“There’s good things and bad things about the way the game has evolved,” he said. “Bench clearing was too frequent. But trying to eliminate the one-on-one stuff, the impromptu fights, I don’t think that’s done the game justice. It’s hindered it.
“Now you see more hits from behind and ‘face-washing,’ players putting their gloves in other guys’ faces. You never used to see that kind of thing before. Players just aren’t as accountable as they were in the past. They knew if they did that, someone would knock the snot out of them.”
The way referees call games today, players who retaliate are most apt to get penalized and perhaps thrown out of games, putting their teams at a disadvantage. So a lot of little things go unchecked, because even little guys know they can get away with it. There’s no retribution,” Hanson said.
A leader on and off the ice
Movies aside, Hanson was a solid all-around player, a leader teammates looked up to wherever he went during a 10-year pro career. He spent parts of two years in the NHL with the Red Wings and Minnesota North Stars.
Today, Hanson is facilities manager at Robert Morris University’s Sports Center in Pittsburgh. He’s also an avid fan of his son, Christian, a 6-foot-4 junior centerman for Notre Dame, ranked among the top NCAA hockey teams in the nation.
Christian didn’t know about and never saw the movie until he was 13, and it played on a bus carrying his youth hockey team. His jaw dropped open when he saw his father, a perfect gentleman at home, whaling away at opponents in the profanity-laced film. Even after seeing it, he didn’t tell his father until several years later.
Finally, in junior hockey, Christian got into a scrum of his own.
“It’s exhilarating, I loved it, it’s a rush,” he declared in the ESPN broadcast, “Son of Slap Shot.”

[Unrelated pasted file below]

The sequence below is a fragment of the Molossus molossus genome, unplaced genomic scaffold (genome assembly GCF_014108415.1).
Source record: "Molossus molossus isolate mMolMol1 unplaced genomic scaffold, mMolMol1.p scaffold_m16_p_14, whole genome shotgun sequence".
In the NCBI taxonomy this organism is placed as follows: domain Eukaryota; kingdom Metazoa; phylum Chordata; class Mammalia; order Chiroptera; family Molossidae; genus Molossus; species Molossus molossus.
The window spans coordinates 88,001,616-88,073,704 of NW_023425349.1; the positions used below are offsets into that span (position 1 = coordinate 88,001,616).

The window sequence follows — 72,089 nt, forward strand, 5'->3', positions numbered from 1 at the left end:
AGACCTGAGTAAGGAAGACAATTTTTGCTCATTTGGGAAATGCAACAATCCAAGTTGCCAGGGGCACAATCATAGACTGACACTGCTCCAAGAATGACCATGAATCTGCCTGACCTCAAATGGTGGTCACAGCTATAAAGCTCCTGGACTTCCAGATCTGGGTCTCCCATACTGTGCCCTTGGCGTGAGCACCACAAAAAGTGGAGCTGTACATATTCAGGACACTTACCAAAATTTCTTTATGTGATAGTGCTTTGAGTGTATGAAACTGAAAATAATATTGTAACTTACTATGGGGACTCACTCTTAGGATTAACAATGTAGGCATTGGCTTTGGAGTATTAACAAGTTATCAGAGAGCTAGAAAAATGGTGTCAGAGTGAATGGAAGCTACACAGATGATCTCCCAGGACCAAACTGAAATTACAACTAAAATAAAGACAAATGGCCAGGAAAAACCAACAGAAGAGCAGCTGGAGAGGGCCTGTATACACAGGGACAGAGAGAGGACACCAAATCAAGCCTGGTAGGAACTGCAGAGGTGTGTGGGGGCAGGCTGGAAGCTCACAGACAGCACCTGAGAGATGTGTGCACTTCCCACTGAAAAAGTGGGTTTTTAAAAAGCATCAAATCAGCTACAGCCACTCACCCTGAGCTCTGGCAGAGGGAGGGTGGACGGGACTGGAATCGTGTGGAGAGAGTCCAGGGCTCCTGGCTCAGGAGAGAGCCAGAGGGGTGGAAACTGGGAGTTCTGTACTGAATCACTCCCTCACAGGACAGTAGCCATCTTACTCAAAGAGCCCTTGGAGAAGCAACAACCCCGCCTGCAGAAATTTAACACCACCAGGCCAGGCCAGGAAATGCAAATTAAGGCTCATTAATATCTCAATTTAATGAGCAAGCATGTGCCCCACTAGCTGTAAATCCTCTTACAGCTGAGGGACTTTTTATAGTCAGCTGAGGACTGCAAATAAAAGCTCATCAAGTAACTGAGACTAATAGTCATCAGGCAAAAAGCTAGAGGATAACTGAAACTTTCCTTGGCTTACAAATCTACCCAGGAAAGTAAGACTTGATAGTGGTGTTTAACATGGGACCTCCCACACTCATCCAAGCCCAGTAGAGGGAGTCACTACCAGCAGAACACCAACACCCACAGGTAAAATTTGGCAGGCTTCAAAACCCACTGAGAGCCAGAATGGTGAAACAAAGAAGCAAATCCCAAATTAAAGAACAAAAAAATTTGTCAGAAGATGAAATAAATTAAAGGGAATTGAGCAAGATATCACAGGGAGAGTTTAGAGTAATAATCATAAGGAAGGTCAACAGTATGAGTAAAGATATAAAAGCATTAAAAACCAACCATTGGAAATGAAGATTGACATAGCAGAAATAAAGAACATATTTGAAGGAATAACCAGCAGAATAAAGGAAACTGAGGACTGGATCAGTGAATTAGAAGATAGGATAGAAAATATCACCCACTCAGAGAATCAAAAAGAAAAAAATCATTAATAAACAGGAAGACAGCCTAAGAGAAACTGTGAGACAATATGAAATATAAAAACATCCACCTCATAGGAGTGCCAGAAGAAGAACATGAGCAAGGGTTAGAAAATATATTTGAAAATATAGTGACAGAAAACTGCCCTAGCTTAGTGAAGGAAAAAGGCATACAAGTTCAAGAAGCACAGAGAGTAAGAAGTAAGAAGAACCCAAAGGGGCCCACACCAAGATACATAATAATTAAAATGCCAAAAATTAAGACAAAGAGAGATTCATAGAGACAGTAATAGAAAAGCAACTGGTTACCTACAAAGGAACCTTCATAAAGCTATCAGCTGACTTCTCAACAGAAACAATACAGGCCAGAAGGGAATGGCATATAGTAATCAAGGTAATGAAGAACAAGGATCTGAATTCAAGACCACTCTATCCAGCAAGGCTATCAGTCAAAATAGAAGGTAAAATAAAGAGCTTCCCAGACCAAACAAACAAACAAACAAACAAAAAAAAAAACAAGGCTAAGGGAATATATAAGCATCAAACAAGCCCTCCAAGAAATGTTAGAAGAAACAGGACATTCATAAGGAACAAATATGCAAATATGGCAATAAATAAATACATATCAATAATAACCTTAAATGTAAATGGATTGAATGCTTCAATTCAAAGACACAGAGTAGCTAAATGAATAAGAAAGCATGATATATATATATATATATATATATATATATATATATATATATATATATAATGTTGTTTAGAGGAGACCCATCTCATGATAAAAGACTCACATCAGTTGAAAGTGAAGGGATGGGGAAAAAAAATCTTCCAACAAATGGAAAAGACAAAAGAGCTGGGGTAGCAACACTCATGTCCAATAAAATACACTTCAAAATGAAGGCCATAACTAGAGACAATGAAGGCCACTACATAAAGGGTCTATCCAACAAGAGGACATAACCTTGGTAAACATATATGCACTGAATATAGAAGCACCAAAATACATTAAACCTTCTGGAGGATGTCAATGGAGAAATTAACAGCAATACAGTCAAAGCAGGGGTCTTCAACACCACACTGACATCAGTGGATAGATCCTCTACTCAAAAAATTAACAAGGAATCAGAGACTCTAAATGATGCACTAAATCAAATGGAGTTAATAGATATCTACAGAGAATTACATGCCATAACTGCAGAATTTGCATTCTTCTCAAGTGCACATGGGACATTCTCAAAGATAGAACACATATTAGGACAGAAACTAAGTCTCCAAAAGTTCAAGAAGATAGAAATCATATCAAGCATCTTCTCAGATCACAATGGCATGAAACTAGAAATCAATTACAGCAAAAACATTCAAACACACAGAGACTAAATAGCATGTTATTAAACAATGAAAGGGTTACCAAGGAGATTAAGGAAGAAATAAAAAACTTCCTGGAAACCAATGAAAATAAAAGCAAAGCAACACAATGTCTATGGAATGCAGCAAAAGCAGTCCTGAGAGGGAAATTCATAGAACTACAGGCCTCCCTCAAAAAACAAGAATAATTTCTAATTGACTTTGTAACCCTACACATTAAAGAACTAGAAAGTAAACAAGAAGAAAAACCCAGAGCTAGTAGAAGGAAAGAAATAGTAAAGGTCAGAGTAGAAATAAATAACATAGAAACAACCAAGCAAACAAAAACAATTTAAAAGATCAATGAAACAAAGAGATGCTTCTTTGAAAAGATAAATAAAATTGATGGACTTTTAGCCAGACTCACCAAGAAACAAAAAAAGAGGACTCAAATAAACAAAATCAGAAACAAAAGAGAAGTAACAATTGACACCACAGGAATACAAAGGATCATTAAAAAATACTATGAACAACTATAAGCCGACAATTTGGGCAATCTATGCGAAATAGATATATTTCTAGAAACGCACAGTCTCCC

Dave was equally excited.
“I said, ‘Now you’ve got to do it more,’ ” he said, smiling.
While the elder Hanson made it to the NHL largely on the strength of his fists, Christian is more apt to get there on pure skill. His 13 goals were tied for third highest on the team last year and he was instrumental in helping the Fighting Irish reach the 2008 NCAA Frozen Four where their luck finally ran out against Boston College in the national championship game. Notre Dame defeated Michigan State, 3-1, in the West Regional to earn its first-ever berth in the Frozen Four, with Christian named ‘first star.’ The night before, the Irish upset heavily-favored New Hampshire, 7-3. Hanson finished the weekend with three goals and an assist to win a spot on the all-regional team.
“I’m a big two-way center,” he told ESPN. “I take care of the defensive zone first, and I contribute offensively. Hopefully, people recognize me for the hockey player that I am.”
Christian was invited to an NHL combine a few years ago, but fell through the cracks and didn’t get drafted.
“Things happen for a reason,” Dave said. “By playing at Notre Dame, he has four years to develop and become a free agent. The NHL can make an offer any time they want. My hope, and I think Christian’s, is that he’ll play all four years at Notre Dame and win a national championship. He wants to play at the professional level. He wants to get to that level. I think he’s got the tools to do that.”
When not working and keeping tabs on Christian, Dave is busy writing his autobiography, The Slap Shot Original: The Man, The Foil, The Legend. Co-authored by Ross Bernstein and published by Triumph Books in Chicago, the book is due out this fall.
That will lead to book signings and more public appearances. Hanson, of course, wouldn’t go anywhere without his thick “Coke bottle” spectacles.
“Chicks loved the glasses,” he said, laughing. “That would be like Superman without his cape.” u
Paul Post is a freelance writer from Glens Falls, N.Y. He can be contacted at email@example.com.